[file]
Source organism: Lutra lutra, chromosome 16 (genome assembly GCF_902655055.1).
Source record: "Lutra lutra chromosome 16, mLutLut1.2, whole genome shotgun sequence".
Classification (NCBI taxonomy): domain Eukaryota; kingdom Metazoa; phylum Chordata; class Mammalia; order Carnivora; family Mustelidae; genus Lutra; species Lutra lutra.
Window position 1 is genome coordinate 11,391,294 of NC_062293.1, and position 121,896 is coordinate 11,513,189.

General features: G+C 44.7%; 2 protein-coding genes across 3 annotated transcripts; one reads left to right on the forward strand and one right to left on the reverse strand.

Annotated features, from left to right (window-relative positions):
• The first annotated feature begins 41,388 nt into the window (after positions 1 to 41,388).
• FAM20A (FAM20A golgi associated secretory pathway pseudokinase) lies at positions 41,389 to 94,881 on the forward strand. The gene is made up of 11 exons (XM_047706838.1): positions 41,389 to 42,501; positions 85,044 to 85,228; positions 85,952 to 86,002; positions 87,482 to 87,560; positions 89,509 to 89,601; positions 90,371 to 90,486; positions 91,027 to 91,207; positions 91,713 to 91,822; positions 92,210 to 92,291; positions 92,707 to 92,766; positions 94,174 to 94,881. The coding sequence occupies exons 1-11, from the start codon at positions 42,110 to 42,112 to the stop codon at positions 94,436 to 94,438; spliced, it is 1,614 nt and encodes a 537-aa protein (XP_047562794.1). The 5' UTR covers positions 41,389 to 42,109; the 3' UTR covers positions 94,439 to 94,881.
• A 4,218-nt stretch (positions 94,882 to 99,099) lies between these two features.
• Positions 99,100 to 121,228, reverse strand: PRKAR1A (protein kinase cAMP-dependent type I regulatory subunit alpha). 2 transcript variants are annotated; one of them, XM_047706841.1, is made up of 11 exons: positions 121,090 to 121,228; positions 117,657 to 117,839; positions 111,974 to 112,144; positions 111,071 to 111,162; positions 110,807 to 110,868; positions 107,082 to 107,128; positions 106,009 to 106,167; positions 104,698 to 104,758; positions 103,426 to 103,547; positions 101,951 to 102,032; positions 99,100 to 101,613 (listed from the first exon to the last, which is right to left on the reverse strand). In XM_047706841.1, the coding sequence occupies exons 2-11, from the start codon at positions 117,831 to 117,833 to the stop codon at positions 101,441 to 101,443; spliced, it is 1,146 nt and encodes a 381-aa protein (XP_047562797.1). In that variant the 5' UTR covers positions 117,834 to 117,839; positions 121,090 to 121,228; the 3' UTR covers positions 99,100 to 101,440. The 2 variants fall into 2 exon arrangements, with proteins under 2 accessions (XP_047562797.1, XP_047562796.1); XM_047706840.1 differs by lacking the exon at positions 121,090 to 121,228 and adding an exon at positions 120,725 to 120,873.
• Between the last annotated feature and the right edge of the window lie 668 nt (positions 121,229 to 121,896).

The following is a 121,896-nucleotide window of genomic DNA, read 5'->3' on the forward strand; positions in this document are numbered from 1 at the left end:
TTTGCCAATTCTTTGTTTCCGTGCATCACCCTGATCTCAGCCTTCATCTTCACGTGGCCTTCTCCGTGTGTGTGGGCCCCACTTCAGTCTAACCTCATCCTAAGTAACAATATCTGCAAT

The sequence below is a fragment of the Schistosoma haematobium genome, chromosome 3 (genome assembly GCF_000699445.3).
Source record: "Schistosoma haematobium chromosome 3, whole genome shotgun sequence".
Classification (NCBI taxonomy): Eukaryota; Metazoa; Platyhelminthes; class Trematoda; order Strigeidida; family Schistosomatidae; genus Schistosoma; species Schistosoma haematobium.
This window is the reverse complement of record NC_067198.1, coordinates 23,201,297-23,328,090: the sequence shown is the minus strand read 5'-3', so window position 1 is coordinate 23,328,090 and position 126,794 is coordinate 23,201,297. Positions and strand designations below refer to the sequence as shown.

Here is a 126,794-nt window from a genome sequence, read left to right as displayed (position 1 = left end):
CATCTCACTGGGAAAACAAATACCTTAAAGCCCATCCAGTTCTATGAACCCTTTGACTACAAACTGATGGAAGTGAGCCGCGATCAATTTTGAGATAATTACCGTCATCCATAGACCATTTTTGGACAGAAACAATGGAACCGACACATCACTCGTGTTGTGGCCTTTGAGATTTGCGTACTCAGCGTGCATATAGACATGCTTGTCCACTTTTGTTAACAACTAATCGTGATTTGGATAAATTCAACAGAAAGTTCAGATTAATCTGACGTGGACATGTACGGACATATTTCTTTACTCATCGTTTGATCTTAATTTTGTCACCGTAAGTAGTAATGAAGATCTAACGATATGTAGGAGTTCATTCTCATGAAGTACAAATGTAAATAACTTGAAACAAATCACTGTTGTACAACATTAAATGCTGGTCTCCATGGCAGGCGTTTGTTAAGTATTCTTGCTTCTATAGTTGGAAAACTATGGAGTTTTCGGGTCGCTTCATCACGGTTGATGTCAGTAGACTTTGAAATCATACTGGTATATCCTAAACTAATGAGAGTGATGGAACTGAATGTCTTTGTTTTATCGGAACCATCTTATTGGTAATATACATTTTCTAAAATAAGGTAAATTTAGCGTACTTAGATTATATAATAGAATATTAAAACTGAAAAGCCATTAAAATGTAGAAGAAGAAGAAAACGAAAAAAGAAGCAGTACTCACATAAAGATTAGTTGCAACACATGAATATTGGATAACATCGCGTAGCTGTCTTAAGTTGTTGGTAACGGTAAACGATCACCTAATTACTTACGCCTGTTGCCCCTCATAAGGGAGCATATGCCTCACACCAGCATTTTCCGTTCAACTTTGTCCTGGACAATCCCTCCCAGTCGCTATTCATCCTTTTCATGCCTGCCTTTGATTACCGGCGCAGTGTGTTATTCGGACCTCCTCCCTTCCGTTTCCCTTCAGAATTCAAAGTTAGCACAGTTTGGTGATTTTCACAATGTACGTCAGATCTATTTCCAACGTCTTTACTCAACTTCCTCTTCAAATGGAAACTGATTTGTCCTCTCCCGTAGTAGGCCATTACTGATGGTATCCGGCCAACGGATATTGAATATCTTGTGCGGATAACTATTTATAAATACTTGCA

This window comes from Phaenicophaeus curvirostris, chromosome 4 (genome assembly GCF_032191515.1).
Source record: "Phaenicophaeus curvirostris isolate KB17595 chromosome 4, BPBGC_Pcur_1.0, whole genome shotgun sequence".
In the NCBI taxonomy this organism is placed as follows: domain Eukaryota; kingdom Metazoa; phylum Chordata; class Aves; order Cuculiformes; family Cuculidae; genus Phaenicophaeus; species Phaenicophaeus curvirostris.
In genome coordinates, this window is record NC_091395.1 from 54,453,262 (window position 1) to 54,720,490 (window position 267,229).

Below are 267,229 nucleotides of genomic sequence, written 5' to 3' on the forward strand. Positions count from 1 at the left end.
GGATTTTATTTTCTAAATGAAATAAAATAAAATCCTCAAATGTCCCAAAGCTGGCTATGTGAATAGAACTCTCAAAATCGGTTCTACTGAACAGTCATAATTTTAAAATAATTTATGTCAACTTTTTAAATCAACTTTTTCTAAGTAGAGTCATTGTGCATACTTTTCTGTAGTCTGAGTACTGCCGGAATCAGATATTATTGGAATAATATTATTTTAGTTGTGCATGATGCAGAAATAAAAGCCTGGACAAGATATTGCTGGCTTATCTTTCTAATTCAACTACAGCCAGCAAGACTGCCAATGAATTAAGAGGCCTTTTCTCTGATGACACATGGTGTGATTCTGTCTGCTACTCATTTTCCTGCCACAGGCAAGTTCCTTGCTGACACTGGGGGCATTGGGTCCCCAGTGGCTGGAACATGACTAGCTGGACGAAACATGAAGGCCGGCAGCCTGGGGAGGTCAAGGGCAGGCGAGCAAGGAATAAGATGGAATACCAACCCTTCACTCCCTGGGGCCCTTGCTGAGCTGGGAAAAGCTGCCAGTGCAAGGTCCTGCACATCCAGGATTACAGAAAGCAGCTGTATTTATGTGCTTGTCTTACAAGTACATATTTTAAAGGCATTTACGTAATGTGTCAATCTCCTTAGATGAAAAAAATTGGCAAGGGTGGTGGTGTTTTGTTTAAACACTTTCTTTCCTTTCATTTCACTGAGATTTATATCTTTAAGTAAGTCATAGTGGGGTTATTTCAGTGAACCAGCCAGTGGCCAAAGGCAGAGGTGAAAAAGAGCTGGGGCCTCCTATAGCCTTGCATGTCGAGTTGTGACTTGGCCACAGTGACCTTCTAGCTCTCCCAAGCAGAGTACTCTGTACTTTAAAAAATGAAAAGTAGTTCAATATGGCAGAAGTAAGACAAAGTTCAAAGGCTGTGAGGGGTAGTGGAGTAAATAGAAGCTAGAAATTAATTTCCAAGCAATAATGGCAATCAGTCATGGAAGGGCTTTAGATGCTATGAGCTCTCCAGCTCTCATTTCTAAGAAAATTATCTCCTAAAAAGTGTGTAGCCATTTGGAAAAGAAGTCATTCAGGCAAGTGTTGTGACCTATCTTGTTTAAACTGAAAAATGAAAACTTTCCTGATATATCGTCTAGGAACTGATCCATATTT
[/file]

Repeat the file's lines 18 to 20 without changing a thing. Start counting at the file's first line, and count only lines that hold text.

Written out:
Here is a 126,794-nt window from a genome sequence, read left to right as displayed (position 1 = left end):
CATCTCACTGGGAAAACAAATACCTTAAAGCCCATCCAGTTCTATGAACCCTTTGACTACAAACTGATGGAAGTGAGCCGCGATCAATTTTGAGATAATTACCGTCATCCATAGACCATTTTTGGACAGAAACAATGGAACCGACACATCACTCGTGTTGTGGCCTTTGAGATTTGCGTACTCAGCGTGCATATAGACATGCTTGTCCACTTTTGTTAACAACTAATCGTGATTTGGATAAATTCAACAGAAAGTTCAGATTAATCTGACGTGGACATGTACGGACATATTTCTTTACTCATCGTTTGATCTTAATTTTGTCACCGTAAGTAGTAATGAAGATCTAACGATATGTAGGAGTTCATTCTCATGAAGTACAAATGTAAATAACTTGAAACAAATCACTGTTGTACAACATTAAATGCTGGTCTCCATGGCAGGCGTTTGTTAAGTATTCTTGCTTCTATAGTTGGAAAACTATGGAGTTTTCGGGTCGCTTCATCACGGTTGATGTCAGTAGACTTTGAAATCATACTGGTATATCCTAAACTAATGAGAGTGATGGAACTGAATGTCTTTGTTTTATCGGAACCATCTTATTGGTAATATACATTTTCTAAAATAAGGTAAATTTAGCGTACTTAGATTATATAATAGAATATTAAAACTGAAAAGCCATTAAAATGTAGAAGAAGAAGAAAACGAAAAAAGAAGCAGTACTCACATAAAGATTAGTTGCAACACATGAATATTGGATAACATCGCGTAGCTGTCTTAAGTTGTTGGTAACGGTAAACGATCACCTAATTACTTACGCCTGTTGCCCCTCATAAGGGAGCATATGCCTCACACCAGCATTTTCCGTTCAACTTTGTCCTGGACAATCCCTCCCAGTCGCTATTCATCCTTTTCATGCCTGCCTTTGATTACCGGCGCAGTGTGTTATTCGGACCTCCTCCCTTCCGTTTCCCTTCAGAATTCAAAGTTAGCACAGTTTGGTGATTTTCACAATGTACGTCAGATCTATTTCCAACGTCTTTACTCAACTTCCTCTTCAAATGGAAACTGATTTGTCCTCTCCCGTAGTAGGCCATTACTGATGGTATCCGGCCAACGGATATTGAATATCTTGTGCGGATAACTATTTATAAATACTTGCA

This window comes from Phaenicophaeus curvirostris, chromosome 4 (genome assembly GCF_032191515.1).